Thick sole, wide toe box, big ankle support, and the upper unzips to fold open for easy access and orthotic insertion. What’s not to like about BILLYs?

While this is a good shoe for people with CMT-affected feet or anyone who has trouble getting does on and off, my great custom orthoses from Orthotic Solutions in Edmonton use a lot of vertical space, pushing my foot up into the top of the shoe.

It’s not comofortable but familiar and eventually will ease as the shoes break in. Usually that means some internal give, damage, and maybe eventual ruin of the upper interior of the shoe.

My right toe usually cuts through sneakers (I prefer wide New Balance running/walking shoes) about the time the soles are done, and the interior of my Doc Martens are never pretty up there, but the leather holds longer than the sole and where the shoe is sewn into the sole.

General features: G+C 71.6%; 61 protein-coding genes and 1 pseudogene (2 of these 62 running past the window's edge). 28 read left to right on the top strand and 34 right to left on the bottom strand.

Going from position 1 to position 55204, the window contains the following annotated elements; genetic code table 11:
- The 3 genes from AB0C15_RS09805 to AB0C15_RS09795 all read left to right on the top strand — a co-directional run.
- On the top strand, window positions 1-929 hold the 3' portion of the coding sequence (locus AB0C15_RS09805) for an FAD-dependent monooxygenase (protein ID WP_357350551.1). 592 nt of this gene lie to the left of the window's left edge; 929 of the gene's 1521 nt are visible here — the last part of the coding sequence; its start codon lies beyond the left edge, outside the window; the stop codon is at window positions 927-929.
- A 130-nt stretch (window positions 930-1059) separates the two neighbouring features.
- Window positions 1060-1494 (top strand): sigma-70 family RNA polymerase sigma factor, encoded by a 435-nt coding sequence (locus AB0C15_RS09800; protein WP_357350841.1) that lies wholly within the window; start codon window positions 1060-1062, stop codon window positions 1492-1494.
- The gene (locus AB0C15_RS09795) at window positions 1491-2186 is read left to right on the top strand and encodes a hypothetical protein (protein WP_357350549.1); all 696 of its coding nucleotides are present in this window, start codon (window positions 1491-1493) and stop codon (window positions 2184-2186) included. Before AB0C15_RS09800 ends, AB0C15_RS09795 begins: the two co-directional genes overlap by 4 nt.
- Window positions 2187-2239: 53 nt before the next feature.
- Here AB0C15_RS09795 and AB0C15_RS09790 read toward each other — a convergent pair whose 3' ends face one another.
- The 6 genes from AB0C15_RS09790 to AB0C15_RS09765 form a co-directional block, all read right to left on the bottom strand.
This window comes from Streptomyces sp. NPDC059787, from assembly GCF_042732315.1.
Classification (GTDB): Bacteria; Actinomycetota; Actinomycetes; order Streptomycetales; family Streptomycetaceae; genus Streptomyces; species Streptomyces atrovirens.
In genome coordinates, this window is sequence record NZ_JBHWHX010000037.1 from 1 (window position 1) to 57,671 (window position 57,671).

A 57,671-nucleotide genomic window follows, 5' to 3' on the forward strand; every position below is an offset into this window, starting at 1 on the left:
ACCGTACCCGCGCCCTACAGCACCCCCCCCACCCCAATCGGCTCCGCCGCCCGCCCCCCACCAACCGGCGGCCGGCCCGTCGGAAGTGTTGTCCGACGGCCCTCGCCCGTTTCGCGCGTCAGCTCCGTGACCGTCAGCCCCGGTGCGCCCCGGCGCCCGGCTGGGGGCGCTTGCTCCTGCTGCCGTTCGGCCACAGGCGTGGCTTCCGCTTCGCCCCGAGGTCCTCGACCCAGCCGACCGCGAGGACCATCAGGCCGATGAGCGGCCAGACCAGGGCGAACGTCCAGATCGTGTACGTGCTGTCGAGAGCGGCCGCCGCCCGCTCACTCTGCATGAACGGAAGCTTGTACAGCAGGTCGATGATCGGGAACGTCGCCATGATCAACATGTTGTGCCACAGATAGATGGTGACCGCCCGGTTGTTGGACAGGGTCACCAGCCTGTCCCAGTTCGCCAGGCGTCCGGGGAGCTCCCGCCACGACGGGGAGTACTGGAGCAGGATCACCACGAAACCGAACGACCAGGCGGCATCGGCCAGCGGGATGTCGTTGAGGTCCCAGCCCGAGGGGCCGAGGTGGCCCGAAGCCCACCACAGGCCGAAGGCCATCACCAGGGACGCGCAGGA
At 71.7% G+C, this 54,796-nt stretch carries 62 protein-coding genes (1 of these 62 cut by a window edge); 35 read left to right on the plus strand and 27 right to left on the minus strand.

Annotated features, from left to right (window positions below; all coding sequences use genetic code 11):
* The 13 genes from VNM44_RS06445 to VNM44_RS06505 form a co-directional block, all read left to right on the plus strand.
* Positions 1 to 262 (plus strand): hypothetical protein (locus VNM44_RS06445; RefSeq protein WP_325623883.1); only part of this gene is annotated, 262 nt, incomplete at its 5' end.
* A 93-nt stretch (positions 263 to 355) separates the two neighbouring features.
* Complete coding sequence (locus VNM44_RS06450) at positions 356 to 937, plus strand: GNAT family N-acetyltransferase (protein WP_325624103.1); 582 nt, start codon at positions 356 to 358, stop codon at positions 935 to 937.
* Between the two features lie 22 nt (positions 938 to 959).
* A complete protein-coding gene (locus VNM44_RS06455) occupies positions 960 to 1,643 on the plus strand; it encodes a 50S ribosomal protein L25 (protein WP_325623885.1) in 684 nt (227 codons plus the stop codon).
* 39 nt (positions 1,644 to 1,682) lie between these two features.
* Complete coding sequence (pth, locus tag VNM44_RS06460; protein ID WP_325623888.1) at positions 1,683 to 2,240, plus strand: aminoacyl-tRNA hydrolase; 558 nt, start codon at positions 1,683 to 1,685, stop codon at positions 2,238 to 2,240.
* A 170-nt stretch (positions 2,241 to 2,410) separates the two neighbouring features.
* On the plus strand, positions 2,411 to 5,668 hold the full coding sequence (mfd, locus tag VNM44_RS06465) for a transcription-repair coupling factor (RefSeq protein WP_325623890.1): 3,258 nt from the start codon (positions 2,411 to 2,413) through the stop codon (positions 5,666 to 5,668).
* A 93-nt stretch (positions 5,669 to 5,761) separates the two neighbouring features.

What works really well are TOMS because most of them are so soft and giving. The soles are pretty cushiony too, but some are not wide enough and split apart easily. A big downside with TOMS is they never seem to make the same shoe twice — at least not the ones I’ve liked most. Their designs change a lot.

Maybe there is no ideal shoe for CMT feet, but I’m pretty happy with my TOMS, Docs, and — when I want to be most comfortable — any good running shoes.

Dan Knauss

Dan Knauss

Hi, this is my CMT blog, and I wrote this article. You can read about me and my CMT story. Get in touch if you’d like; I’m always happy to answer questions about CMT and the medical system.

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